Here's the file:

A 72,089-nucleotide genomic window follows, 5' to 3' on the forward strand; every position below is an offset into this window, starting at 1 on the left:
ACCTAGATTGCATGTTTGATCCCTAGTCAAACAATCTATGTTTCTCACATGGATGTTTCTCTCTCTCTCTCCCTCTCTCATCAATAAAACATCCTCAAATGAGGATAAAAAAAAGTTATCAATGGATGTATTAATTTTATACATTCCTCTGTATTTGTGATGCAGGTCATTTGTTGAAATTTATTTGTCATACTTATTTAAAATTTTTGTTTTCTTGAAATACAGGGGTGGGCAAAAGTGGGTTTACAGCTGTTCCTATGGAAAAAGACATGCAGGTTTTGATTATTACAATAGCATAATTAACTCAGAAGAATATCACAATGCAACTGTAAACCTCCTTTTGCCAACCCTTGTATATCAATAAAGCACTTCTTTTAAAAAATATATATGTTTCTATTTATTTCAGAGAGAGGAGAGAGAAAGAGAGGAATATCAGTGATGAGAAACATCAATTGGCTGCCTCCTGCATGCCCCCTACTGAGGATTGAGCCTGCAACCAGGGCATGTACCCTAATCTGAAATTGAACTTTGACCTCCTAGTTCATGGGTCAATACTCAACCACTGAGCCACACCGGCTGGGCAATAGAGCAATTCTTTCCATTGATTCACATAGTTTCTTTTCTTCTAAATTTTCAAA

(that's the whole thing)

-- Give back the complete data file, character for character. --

A 72,089-nucleotide genomic window follows, 5' to 3' on the forward strand; every position below is an offset into this window, starting at 1 on the left:
ACCTAGATTGCATGTTTGATCCCTAGTCAAACAATCTATGTTTCTCACATGGATGTTTCTCTCTCTCTCTCCCTCTCTCATCAATAAAACATCCTCAAATGAGGATAAAAAAAAGTTATCAATGGATGTATTAATTTTATACATTCCTCTGTATTTGTGATGCAGGTCATTTGTTGAAATTTATTTGTCATACTTATTTAAAATTTTTGTTTTCTTGAAATACAGGGGTGGGCAAAAGTGGGTTTACAGCTGTTCCTATGGAAAAAGACATGCAGGTTTTGATTATTACAATAGCATAATTAACTCAGAAGAATATCACAATGCAACTGTAAACCTCCTTTTGCCAACCCTTGTATATCAATAAAGCACTTCTTTTAAAAAATATATATGTTTCTATTTATTTCAGAGAGAGGAGAGAGAAAGAGAGGAATATCAGTGATGAGAAACATCAATTGGCTGCCTCCTGCATGCCCCCTACTGAGGATTGAGCCTGCAACCAGGGCATGTACCCTAATCTGAAATTGAACTTTGACCTCCTAGTTCATGGGTCAATACTCAACCACTGAGCCACACCGGCTGGGCAATAGAGCAATTCTTTCCATTGATTCACATAGTTTCTTTTCTTCTAAATTTTCAAA